Based on a novel by Nick Hornby, Juliet, Naked is a small, immensely likable and charming romantic comedy about three people trying to start over in life. It most certainly works much better than it should. Hornby is known for High Fidelity and About A Boy. This film falls into similar trappings but does everything in such a sweet, comforting, earnest way. It’s destined to put a smile on even the most cynical viewer’s face.
Annie (Rose Byrne) is stuck in a rut with her longtime boyfriend Duncan (Chris O’Dowd,) an obsessive fan of onetime rockstar Tucker Crowe (Ethan Hawke.) Annie has always wanted to move out of her small England town, but circumstances have always kept her from doing so. She’s eager for the future, and he’s stuck in the past. One day, he receives a CD of “Juliet, Naked,” an unreleased collection of acoustic demos from 25 years ago. This leads to an event that brings these three lives together.
Byrne is an actress who, when given the opportunity, can truly do anything. She completely carries this movie. This is a good, meaty role. Annie is a fully dimensional character, and the viewer feels the full range of emotions with her. I hope this leads to more good work for her. She chooses parts wisely, for the most part, and she always shines. She has terrific chemistry with O’Dowd, who she worked with before on Bridesmaids.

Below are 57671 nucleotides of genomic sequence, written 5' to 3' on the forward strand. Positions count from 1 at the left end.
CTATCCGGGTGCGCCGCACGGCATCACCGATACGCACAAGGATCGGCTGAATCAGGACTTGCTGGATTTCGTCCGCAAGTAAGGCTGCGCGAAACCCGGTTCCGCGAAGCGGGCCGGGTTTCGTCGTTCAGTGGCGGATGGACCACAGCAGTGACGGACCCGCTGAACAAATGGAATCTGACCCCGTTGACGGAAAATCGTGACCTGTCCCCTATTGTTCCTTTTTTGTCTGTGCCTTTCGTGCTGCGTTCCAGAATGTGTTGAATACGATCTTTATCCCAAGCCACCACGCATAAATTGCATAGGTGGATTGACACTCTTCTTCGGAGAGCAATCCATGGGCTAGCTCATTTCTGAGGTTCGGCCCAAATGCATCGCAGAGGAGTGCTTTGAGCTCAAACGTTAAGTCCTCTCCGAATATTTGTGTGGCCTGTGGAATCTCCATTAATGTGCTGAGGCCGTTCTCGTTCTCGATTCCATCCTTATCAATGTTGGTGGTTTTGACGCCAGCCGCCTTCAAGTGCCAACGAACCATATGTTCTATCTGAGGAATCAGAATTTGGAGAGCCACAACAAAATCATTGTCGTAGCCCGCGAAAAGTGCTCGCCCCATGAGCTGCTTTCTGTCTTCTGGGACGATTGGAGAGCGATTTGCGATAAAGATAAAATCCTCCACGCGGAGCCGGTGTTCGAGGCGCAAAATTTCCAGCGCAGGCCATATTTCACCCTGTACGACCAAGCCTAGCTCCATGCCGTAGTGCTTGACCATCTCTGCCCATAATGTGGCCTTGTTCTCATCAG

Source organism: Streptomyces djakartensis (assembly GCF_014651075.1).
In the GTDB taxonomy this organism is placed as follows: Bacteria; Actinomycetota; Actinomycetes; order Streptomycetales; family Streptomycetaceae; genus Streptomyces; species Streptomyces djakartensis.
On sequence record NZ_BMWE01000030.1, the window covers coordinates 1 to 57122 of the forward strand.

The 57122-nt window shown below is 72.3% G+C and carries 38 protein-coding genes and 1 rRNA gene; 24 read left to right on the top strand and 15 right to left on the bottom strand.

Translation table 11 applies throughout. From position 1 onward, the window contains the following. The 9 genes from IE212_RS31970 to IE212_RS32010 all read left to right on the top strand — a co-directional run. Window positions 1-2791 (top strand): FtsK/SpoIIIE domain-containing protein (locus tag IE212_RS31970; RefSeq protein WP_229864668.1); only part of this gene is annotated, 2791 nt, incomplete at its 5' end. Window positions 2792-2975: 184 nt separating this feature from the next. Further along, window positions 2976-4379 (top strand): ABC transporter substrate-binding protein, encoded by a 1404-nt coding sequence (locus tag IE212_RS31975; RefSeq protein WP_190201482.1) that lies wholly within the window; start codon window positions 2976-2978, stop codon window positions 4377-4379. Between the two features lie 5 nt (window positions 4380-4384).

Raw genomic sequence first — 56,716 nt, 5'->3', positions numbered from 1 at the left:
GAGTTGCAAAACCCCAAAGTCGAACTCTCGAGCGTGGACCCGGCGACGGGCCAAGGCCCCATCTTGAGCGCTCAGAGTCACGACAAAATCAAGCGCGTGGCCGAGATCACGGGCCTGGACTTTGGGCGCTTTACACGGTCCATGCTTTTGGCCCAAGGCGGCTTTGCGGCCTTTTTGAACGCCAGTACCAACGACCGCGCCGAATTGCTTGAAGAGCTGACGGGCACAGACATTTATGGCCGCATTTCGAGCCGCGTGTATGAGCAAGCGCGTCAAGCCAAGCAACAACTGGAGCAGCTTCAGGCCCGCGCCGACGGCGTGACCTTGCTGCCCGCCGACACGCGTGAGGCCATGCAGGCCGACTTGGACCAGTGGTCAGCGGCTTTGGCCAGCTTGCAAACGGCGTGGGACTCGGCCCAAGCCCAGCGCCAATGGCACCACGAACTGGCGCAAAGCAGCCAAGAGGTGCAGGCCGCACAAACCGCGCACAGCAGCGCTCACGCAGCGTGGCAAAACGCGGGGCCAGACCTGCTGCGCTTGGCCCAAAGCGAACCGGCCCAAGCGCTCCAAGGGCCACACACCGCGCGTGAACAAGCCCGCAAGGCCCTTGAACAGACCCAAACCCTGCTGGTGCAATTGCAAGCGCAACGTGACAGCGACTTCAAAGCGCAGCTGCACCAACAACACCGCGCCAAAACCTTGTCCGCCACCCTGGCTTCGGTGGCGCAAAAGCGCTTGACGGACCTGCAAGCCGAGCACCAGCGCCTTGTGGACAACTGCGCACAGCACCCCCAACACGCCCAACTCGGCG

O’Dowd and Hawke could come across as the man-splaining imbeciles who Annie has to tolerate, but they seem like complicated people with positive and negative aspects, as well. Tucker is the aging one-time rock star whose life of bad behavior has led to resentment and strain among those in his life, and Duncan is comfortably stuck in his place in life and isn’t ready for any kind of change in life. I can always appreciate when there’s no good-guy-bad-guy struggle in a movie. These are all complicated people who are trying to do the right thing.
In the end, Jesse Peretz is a director who, after a string of flops, may have finally found his stride. This is an absolutely delightful movie. It’s formulaic, somewhat slight and the last third is a little heavy on the melodrama, but it reminds you what a good romantic comedy should do. It’s actually romantic and comedic, and it has a few nice twists and turns. It’s a nice portrait of three complicated characters, and it definitely crafts a catchy tune.